Finland, Sweden to clash for gold
Lacking big-name stars, Finland and Sweden relied on steady, disciplined play to upstage the favorites at the ice hockey world championship and set up an all-Nordic clash for the trophy in Sunday's final.
Gone is the powerful Canada team led by captain Rick Nash that played arguably the best hockey at the worlds.
Russia, the most successful nation in the worlds with 25 titles, had a lethal offensive duo of Alex Ovechkin and Ilya Kovalchuk at its disposal and took out Canada in the quarterfinals, but lost twice to the Finns: 3-2 in a penalty shootout in the group stage and 3-0 in the semis.
Sweden rebounded from a stunning 5-4 loss to Norway in its opening game to beat defending champion Czech Republic 5-2 in the semis despite the presence of Czech stars Jaromir Jagr and Patrik Elias.
Sunday's game will be the fourth worlds final between the long-standing rivals.
''They're probably our biggest rivals historically,'' Sweden captain Rickard Wallin said. ''We know that if you want to win the world championship final you have to play your best game, it's just going to come down to that.''
Sweden, which is chasing its ninth world title and first since 2006, won in 1992 and 1998, while Finland beat Sweden in 1995 to claim its lone title.
''It's a huge challenge for us,'' Finland captain Mikko Koivu said. ''It's a great team we'll play against, but that's the way it should be.
''We have to play our game and make sure we're ready to go mentally and physically,'' the Minnesota Wild center said. ''Just trying to keep it together, and obviously discipline all the way from start to the end.''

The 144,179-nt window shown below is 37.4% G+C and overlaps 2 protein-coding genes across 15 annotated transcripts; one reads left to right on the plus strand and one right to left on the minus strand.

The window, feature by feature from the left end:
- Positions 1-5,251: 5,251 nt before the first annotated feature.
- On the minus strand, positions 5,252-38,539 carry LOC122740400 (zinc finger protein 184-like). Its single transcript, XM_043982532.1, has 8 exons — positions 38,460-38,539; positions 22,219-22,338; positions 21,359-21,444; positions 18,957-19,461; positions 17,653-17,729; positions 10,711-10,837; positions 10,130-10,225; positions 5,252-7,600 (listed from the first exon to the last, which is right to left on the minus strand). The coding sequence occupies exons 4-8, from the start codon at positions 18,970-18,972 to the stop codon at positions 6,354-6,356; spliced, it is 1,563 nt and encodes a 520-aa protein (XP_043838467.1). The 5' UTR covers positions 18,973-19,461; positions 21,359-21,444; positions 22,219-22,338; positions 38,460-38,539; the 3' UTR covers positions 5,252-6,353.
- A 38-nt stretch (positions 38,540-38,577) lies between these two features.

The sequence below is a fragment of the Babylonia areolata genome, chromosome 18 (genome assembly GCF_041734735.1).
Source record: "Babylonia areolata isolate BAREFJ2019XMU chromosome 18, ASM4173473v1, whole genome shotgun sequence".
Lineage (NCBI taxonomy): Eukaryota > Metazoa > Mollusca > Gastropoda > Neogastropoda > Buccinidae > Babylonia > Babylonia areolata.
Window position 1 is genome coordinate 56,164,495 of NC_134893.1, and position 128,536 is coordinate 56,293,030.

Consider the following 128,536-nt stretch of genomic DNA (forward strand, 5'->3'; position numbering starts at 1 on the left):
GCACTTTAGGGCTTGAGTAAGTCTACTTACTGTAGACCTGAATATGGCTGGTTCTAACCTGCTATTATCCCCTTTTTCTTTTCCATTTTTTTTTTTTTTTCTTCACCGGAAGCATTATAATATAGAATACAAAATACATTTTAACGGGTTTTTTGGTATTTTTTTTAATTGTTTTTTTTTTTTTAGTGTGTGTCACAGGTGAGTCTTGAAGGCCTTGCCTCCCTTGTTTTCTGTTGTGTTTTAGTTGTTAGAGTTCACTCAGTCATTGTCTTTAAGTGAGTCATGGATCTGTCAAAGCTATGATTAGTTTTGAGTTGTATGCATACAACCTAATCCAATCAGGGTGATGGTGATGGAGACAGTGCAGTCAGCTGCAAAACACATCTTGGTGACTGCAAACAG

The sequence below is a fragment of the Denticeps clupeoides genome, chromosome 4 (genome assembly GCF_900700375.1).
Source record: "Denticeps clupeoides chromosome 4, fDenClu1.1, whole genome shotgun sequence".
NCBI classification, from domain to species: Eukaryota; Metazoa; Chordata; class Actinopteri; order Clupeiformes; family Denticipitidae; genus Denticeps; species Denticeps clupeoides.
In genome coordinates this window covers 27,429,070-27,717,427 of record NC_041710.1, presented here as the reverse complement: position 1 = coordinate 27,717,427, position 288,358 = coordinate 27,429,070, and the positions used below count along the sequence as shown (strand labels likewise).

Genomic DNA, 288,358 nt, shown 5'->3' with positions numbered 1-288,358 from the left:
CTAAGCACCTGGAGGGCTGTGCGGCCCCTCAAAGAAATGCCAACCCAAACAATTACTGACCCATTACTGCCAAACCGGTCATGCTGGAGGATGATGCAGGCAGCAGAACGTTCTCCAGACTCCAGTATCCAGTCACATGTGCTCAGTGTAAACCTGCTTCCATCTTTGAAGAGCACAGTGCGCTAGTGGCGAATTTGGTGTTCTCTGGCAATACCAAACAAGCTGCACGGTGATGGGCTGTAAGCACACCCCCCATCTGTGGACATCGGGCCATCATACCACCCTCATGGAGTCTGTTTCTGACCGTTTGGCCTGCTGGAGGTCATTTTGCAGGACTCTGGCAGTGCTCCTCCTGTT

Finland coach Jukka Jalonen likes the pressure on his team.
''We're very happy to be among the best two teams in the world,'' he said. ''There's always pressure when you play this kind of games, but it's a positive pressure. We haven't won our dream so far, so we have to get ready for the Sweden game.''
Sweden coach Par Marts doesn't want his team to get overconfident.
''We have to play better, that's for sure,'' he said. ''We have to score more goals on power plays. We have a good team and we're going get better. We're not there yet.''
While both teams are known for their disciplined play, each has stars who could make a difference.
Sweden's Patrik Berglun and Finland's Jarkko Immonen lead the tournament with eight goals apiece, while Swedish goalie Viktor Fasth and Finnish counterpart Petri Vehanen are tops in goaltending statistics.
But Finland has another ace in hand - 19-year-old Mikael Granlund, who scored the goal of the tournament in the semifinals against Russia when he lifted the puck on his stick behind the goal and carried it around the net to stun goalie Konstantin Barulin and the fans in Bratislava.
''He's an unbelievable player,'' Jalonen said. ''Nobody can expect what he's to do next. He can do almost anything with the puck.''
The 2011 championship, which was hosted by Slovakia for the first time, is the last to use a format of four-team preliminary round groups with 12 countries advancing to a qualifying round before the quarterfinals lineup is determined.
The qualifying round proved unpopular with fans, who could not be sure where their team would play. It will be replaced by a new structure that calls for 16 nations playing in two groups of eight to decide which teams progress to the quarterfinals.
Finland and Sweden will co-host the worlds in 2012 and '13.